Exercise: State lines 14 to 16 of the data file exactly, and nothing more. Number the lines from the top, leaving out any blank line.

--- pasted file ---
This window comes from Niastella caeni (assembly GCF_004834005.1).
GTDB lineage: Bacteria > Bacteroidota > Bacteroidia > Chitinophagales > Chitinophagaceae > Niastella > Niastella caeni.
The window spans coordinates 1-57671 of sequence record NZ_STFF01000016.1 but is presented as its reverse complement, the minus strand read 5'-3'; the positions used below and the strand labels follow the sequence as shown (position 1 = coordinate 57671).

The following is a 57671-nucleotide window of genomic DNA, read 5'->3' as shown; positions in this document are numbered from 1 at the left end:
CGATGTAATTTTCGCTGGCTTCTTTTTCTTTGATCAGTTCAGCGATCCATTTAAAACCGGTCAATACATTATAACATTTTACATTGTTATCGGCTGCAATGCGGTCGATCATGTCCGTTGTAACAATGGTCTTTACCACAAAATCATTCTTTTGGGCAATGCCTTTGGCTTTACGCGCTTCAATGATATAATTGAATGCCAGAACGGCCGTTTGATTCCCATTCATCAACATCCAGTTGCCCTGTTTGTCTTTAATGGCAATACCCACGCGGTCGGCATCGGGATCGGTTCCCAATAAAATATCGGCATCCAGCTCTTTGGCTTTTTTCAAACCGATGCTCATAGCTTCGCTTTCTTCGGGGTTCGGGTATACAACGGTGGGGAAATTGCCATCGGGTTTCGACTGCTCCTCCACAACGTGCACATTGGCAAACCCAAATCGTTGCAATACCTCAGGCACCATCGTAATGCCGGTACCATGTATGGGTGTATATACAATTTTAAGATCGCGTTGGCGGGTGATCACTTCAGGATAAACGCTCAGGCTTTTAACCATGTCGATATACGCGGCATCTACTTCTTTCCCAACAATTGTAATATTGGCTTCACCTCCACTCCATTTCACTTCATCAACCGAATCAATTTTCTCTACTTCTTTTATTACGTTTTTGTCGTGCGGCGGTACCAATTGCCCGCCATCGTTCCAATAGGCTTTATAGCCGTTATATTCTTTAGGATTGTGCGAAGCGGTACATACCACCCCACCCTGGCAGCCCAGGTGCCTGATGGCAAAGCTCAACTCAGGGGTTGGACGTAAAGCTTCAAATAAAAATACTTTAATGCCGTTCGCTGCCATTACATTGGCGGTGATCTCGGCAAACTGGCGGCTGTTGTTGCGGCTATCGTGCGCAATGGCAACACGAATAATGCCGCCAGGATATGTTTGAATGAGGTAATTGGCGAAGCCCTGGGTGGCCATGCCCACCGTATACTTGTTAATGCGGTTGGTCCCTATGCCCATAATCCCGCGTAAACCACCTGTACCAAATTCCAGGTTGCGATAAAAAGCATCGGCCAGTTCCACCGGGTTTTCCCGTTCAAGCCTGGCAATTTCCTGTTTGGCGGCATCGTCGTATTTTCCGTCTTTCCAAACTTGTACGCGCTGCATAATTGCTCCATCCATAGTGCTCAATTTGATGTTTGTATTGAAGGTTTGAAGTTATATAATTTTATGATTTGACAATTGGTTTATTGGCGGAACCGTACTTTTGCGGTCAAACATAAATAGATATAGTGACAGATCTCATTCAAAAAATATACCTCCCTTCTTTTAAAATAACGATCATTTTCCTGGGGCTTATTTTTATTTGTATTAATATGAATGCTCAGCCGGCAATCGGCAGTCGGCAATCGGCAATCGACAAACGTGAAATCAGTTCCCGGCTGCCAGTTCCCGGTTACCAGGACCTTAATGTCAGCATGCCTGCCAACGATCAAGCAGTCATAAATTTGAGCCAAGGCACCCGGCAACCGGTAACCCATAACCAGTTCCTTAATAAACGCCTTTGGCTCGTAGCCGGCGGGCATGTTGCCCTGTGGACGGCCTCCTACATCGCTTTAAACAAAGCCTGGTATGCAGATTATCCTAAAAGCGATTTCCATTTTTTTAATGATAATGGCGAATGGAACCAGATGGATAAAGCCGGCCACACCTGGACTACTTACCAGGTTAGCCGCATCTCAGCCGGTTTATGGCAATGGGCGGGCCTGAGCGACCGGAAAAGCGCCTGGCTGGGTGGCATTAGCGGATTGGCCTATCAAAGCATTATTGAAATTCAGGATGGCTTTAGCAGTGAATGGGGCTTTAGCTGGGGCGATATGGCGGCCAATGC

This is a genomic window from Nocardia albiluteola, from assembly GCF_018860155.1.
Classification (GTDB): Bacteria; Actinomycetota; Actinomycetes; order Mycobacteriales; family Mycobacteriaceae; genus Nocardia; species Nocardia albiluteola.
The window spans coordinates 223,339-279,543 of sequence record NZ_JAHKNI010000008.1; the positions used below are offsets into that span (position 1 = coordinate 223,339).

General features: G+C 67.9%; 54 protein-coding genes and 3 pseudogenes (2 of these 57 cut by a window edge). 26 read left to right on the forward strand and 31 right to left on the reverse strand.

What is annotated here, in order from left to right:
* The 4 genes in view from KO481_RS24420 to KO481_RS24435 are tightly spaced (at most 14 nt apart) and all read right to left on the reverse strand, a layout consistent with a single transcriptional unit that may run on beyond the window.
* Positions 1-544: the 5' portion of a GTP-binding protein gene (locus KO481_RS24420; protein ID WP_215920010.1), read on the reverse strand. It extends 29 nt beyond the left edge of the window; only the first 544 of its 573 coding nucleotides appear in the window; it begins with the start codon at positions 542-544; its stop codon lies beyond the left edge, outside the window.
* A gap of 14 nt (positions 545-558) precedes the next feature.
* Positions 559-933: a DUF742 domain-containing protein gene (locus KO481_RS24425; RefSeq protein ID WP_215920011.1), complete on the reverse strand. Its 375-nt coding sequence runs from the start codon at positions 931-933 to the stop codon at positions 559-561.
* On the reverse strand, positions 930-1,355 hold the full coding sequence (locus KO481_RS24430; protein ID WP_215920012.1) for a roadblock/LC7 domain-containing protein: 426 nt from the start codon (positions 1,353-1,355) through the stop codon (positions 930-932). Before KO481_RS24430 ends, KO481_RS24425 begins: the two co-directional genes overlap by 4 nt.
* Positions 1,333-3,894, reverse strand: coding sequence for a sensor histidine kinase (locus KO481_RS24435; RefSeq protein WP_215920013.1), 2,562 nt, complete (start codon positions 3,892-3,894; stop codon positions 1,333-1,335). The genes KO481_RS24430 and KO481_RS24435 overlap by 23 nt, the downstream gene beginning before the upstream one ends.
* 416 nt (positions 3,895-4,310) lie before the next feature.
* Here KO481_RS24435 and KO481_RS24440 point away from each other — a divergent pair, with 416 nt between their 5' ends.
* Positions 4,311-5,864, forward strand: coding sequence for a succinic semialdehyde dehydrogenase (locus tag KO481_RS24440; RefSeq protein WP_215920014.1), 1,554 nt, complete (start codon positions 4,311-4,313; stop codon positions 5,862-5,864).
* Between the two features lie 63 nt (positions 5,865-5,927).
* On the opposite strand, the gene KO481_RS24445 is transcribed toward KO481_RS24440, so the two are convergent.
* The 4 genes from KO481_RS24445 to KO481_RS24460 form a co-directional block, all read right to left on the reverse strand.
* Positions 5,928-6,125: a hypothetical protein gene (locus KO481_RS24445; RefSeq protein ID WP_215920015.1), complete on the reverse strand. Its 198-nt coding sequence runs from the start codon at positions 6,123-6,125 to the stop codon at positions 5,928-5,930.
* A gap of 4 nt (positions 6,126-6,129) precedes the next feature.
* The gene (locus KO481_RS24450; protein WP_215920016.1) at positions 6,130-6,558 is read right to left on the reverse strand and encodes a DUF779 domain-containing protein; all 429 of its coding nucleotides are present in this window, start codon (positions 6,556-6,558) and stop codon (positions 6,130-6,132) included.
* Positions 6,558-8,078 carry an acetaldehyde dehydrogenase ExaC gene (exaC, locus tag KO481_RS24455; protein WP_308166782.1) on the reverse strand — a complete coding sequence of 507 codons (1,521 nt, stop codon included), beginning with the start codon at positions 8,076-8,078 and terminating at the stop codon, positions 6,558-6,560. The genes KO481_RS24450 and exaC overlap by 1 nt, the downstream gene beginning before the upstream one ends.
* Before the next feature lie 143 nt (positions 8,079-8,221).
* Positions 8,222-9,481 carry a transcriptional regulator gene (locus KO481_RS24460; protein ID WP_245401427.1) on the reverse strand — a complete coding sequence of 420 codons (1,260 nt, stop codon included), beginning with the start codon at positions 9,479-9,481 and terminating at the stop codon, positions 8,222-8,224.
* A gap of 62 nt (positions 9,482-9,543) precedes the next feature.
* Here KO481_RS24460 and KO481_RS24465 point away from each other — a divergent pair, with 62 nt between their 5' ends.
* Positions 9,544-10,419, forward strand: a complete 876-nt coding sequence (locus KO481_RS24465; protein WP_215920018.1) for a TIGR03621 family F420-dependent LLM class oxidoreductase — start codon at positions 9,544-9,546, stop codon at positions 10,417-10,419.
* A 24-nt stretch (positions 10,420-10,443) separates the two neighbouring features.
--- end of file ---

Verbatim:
* Positions 559-933: a DUF742 domain-containing protein gene (locus KO481_RS24425; RefSeq protein ID WP_215920011.1), complete on the reverse strand. Its 375-nt coding sequence runs from the start codon at positions 931-933 to the stop codon at positions 559-561.
* On the reverse strand, positions 930-1,355 hold the full coding sequence (locus KO481_RS24430; protein ID WP_215920012.1) for a roadblock/LC7 domain-containing protein: 426 nt from the start codon (positions 1,353-1,355) through the stop codon (positions 930-932). Before KO481_RS24430 ends, KO481_RS24425 begins: the two co-directional genes overlap by 4 nt.
* Positions 1,333-3,894, reverse strand: coding sequence for a sensor histidine kinase (locus KO481_RS24435; RefSeq protein WP_215920013.1), 2,562 nt, complete (start codon positions 3,892-3,894; stop codon positions 1,333-1,335). The genes KO481_RS24430 and KO481_RS24435 overlap by 23 nt, the downstream gene beginning before the upstream one ends.